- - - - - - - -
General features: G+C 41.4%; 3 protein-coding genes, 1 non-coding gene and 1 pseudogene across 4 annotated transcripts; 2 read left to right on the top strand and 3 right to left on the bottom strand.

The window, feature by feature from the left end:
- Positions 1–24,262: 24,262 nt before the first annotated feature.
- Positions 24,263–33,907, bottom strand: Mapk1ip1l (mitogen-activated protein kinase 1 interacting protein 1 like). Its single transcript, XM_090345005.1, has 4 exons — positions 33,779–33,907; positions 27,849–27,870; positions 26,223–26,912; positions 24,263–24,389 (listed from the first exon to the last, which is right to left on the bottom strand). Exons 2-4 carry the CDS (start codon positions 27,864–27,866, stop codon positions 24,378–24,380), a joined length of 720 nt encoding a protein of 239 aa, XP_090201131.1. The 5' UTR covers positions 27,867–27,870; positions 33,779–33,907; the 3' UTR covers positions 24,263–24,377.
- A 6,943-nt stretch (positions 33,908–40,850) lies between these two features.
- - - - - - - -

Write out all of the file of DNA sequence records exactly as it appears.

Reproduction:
General features: G+C 41.4%; 3 protein-coding genes, 1 non-coding gene and 1 pseudogene across 4 annotated transcripts; 2 read left to right on the top strand and 3 right to left on the bottom strand.

The window, feature by feature from the left end:
- Positions 1–24,262: 24,262 nt before the first annotated feature.
- Positions 24,263–33,907, bottom strand: Mapk1ip1l (mitogen-activated protein kinase 1 interacting protein 1 like). Its single transcript, XM_090345005.1, has 4 exons — positions 33,779–33,907; positions 27,849–27,870; positions 26,223–26,912; positions 24,263–24,389 (listed from the first exon to the last, which is right to left on the bottom strand). Exons 2-4 carry the CDS (start codon positions 27,864–27,866, stop codon positions 24,378–24,380), a joined length of 720 nt encoding a protein of 239 aa, XP_090201131.1. The 5' UTR covers positions 27,867–27,870; positions 33,779–33,907; the 3' UTR covers positions 24,263–24,377.
- A 6,943-nt stretch (positions 33,908–40,850) lies between these two features.